In January 1843, after nine months at Haworth,[3] Brontë took up another tutoring position in Thorp Green, where he was to tutor the Reverend Edmund Robinson's young son.[2] His sister Anne had been the governess there since May 1840.[3] As usual, at first things went well, with Charlotte reporting in January 1843 that her siblings were "both wonderously valued in their situations."[3] During his 30 months service Branwell corresponded with several old friends about his increasing

  • Media related to at Wikimedia Commons
  • Wikisource logo Works written by or about Branwell Brontë at Wikisource
  • Brontë Society and Parsonage Museum in Haworth
  • Brontë Italian Site

External links

Branwell Brontë's Barber's Tale – Chris Firth, East Coast Books 2005 Branwell Brontë's Tale, Who Wrote 'Wuthering Heights'?, Chris Firth, 2013 – amazon kindle

  • Branwell Brontë: a biography by Winifred Gérin (Toronto/NY: T. Nelson & Sons, 1961, Hutchinson 1972)
  • The Infernal World of Branwell Brontë by Daphne du Maurier (Victor Gollancz 1960, Penguin Books 1972)
  • The Poems of Patrick Branwell Brontë, ed. by Tom Winnifrith (Oxford: Blackwell Ltd, 1983)
  • The Life of Patrick Branwell Brontë by Tom Winnifrith
  • The Brontës and their Background by Tom Winnifrith (1973 Macmillan, 1988 Palgrave Macmillan)
  • The Brontës by Juliet Barker (London, Weidenfeld and Nicolson, 1994)
  • A Brontë Family Chronology by Edward Chitham (2003 Palgrave Macmillan)
  • Branwell, A Novel of the Brontë Brother (ISBN 1-933368-00-4), by Douglas A. Martin
  • A Chainless Soul, a biography of Emily Brontë, by Katherine Frank
  • Sanctuary, a novel based on Branwell Brontë's final months (ISBN 978-0857522870), by Robert Edric (2014 Doubleday)

Further reading

  1. ^ As given by Merriam-Webster Encyclopedia of Literature (Merriam-Webster, incorporated, Publishers: Springfield, Massachusetts, 1995), p viii: "When our research shows that an author's pronunciation of his or her name differs from common usage, the author's pronunciation is listed first, and the descriptor commonly precedes the more familiar pronunciation." See also entries on Anne, Charlotte and Emily Brontë, pp 175–176.
  2. ^ a b c d e f g h i j k l m n o p q r s t u v w x y z aa Victor A. Neufeldt, "Brontë, (Patrick) Branwell (1817–1848)", Oxford Dictionary of National Biography, Oxford University Press, 2004. (Online edition retrieved 26 August 2012)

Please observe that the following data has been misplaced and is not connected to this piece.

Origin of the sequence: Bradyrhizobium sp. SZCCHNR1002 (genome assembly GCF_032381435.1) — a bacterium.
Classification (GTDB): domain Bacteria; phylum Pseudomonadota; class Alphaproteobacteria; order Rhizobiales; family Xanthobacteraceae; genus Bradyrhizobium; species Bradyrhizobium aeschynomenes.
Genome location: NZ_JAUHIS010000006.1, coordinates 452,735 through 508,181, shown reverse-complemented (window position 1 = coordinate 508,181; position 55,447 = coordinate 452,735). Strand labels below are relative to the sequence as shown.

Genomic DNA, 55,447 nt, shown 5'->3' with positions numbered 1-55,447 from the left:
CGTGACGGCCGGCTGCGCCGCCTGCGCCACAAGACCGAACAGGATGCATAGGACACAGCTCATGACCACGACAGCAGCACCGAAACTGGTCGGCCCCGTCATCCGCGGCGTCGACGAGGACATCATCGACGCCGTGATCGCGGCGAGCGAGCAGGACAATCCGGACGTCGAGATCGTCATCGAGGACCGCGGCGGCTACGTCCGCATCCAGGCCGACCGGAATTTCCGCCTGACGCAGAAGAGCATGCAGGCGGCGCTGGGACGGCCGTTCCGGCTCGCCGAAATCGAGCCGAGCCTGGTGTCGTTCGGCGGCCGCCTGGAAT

3. ^ a b c d e f g h i j k l m n o p q r s t u v w x y z aa ab  
  4. ^ a b c Gaskell, Elizabeth; "The Life of Charlotte Brontë", Penguin Books, 1998, ISBN 978-0-14-043493-4.
  5. ^ a b c d e f g h i j Ann Dinsdale (2006). The Brontës at Haworth. Frances Lincoln ltd. pp. 38–43.  
  6. ^ "Haworth History – Haworth Masonic Lodge". 2013. Retrieved 10 June 2013. 
  7. ^ "National Portrait Gallery - Portrait - NPG 1725". 2015. Retrieved 12 May 2015. 
  8. ^ In the Footsteps of the Brontës. Haskell House Publishers. 1895. pp. 192–3. GGKEY:HEW34A8GSYQ. Retrieved 26 August 2012. 
  9. ^ a b c  
  10. ^ Elizabeth Cleghorn Gaskell (1870). The Life of Charlotte Brontë. Smith, Elder & Company. p. 277. 
  11. ^ "Sex, Drugs and Literature preview". 12 May 2009. Retrieved 17 June 2009. 


  • The Young Men's Magazine, Number 1 – 3 (August 1830)
  • The Spell
  • The Secret
  • Lily Hart
  • The Foundling
  • The Green Dwarf
  • My Angria and the Angrians
  • Albion and Marina
  • Tales of the Islanders
  • Tales of Angria (written 1838–1839 – a collection of childhood and young adult writings including five short novels)
    • Mina Laury
    • Stancliffe's Hotel
    • The Duke of Zamorna
    • Henry Hastings
    • Caroline Vernon
    • The Roe Head Journal Fragments

(written with his sisters)


  • Lines
  • On Caroline
  • Thorp Green
  • Remember Me
  • Sir Henry Tunstall
  • Penmaenmawr

Branwell Brontë poems